First, retired Marshal James was recognized by Senior Associate Justice Mike Bolin for his years of faithful and loyal service to the Courts and members of the judicial building, and for being “one of the best men I’ve ever known.” Marshal James, with many of his family members in attendance, was presented with two framed commendations — one from the Supreme Court Justices and one from Governor Kay Ivey — for his years of service in law enforcement, including his days with the Montgomery Police Department and his decades of service in the Marshal’s office.

Next, Marshal Marsh was sworn in with his wife Jennifer holding a Bible by his side. In brief remarks, Marsh thanked God, his family, and those in attendance for their support and for entrusting him to provide a “blanket of protection” around the Courts and personnel under his care.

Marshal Marsh, a native of Greenville, Alabama, served his country twice in the United States Army, and has served his state in various law enforcement roles.  Marsh served in the Department of Corrections at Holman Prison, graduated from the Montgomery Police Academy, and served as a deputy in the Lowndes County Sheriff’s department.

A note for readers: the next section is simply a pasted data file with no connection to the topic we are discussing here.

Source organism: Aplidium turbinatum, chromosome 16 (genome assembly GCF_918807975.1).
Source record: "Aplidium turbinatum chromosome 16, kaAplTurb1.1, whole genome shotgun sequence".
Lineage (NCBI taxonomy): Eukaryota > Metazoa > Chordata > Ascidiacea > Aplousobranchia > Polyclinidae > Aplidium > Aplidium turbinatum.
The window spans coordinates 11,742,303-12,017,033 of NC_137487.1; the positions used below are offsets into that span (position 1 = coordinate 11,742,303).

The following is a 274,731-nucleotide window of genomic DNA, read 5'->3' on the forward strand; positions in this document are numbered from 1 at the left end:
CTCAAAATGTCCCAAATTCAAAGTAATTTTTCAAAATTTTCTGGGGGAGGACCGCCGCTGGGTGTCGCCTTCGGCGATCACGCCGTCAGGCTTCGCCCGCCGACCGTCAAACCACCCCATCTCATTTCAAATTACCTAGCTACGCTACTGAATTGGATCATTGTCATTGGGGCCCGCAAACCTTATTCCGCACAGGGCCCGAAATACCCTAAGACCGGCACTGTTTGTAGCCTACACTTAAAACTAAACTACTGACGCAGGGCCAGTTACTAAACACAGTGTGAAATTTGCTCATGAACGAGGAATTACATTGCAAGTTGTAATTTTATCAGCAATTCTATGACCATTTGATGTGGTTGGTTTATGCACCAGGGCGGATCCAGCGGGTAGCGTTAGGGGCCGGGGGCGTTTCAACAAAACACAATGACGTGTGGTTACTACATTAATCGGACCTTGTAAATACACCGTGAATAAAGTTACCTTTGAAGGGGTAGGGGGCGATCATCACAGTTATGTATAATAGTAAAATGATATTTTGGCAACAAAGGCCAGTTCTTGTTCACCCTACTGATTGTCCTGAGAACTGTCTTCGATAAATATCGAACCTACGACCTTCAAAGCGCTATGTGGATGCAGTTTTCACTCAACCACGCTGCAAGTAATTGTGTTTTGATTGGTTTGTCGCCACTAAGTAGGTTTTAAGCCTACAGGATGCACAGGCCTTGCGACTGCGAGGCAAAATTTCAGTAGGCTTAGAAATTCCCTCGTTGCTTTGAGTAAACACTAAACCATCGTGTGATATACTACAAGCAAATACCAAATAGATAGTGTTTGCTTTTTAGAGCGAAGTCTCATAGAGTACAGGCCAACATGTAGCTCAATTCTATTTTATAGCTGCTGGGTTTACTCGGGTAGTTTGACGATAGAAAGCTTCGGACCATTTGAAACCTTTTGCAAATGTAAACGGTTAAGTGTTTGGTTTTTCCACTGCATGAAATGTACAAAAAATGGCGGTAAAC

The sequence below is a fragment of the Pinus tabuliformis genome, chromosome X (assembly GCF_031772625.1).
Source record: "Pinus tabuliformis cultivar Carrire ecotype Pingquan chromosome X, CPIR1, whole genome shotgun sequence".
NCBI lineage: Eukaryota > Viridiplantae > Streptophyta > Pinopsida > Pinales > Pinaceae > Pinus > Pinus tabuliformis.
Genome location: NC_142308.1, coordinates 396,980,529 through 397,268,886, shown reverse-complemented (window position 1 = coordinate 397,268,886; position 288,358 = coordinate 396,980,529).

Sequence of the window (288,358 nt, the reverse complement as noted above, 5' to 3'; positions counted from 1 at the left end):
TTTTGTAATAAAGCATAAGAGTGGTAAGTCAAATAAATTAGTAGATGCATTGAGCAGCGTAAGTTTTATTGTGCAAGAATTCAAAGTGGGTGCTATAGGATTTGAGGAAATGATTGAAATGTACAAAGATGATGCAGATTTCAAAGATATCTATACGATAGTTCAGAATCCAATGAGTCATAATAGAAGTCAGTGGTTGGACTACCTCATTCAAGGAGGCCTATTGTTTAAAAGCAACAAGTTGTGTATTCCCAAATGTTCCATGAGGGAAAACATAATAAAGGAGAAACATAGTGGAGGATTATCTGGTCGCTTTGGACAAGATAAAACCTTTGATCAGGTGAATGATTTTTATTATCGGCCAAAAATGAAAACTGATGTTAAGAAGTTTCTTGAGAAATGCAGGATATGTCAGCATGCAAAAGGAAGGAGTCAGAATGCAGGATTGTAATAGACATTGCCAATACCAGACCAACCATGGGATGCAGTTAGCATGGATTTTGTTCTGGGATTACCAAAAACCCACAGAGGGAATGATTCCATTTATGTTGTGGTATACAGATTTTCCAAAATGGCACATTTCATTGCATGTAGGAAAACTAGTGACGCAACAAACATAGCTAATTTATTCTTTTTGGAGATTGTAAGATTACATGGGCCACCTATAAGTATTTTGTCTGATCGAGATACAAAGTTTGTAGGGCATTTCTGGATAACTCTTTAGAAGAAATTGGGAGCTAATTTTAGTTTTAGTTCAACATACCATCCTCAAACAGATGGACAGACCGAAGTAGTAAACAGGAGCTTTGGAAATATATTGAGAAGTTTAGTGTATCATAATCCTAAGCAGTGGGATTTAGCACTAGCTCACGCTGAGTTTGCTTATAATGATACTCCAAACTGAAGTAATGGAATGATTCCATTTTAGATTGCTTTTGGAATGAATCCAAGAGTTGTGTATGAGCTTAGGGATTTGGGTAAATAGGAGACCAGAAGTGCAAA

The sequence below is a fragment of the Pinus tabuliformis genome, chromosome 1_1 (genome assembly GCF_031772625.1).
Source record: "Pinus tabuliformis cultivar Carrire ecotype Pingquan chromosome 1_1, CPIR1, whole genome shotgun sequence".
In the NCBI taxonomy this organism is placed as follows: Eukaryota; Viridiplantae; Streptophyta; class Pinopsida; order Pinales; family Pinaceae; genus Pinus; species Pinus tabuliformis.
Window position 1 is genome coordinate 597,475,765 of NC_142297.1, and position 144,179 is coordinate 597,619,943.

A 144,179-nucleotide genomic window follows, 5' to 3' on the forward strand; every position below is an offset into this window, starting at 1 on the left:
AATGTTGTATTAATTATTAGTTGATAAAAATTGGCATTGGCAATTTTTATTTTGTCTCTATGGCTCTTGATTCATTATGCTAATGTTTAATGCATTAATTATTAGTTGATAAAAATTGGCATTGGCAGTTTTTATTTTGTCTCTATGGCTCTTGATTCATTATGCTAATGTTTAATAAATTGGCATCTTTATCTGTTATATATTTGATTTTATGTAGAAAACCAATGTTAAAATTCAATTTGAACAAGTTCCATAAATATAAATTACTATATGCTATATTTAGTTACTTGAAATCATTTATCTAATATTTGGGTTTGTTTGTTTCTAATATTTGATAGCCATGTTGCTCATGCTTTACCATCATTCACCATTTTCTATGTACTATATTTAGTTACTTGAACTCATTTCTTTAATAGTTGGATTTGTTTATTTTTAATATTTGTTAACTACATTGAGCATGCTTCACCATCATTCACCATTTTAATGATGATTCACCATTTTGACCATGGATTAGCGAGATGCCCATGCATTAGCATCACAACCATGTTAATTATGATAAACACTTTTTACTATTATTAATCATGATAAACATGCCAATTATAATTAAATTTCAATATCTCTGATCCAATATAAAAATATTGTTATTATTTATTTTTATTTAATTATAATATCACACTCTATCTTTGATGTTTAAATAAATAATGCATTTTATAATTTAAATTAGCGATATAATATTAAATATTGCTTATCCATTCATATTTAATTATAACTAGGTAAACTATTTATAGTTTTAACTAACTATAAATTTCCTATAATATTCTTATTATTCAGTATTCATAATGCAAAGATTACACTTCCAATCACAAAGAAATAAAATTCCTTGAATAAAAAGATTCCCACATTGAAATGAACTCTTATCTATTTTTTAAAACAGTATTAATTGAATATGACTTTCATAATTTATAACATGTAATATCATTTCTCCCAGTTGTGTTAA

Marshal Marsh and his wife, Jennifer, reside in Deatsville, Alabama.  They are active members of their church, Big Union Christian Church in Lowndes County.


For more information about Marshal Marsh, see his bio on the Supreme Court’s website here.


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Bills could improve access to diversion programs, report notes high fees and roadblocks

Eddie Burkhalter



Bills recently introduced in the Alabama House and Senate aim to improve access to specialized courts and diversion programs, meant to get people the help they need and keep them from behind bars. 

Even with more access to those programs and courts, however, many can’t afford the exorbitant fees to remain free, according to a report released this week by an Alabama nonprofit criminal justice reform advocacy group, which also found racial disparities and a lack of critical information on outcomes. 

Sen Cam Ward, R-Alabaster, told APR on Wednesday that his bill would help provide access to those programs to people who live in smaller communities, which don’t have the money to afford them, by allowing judges to transfer municipal cases to circuit and district courts that do.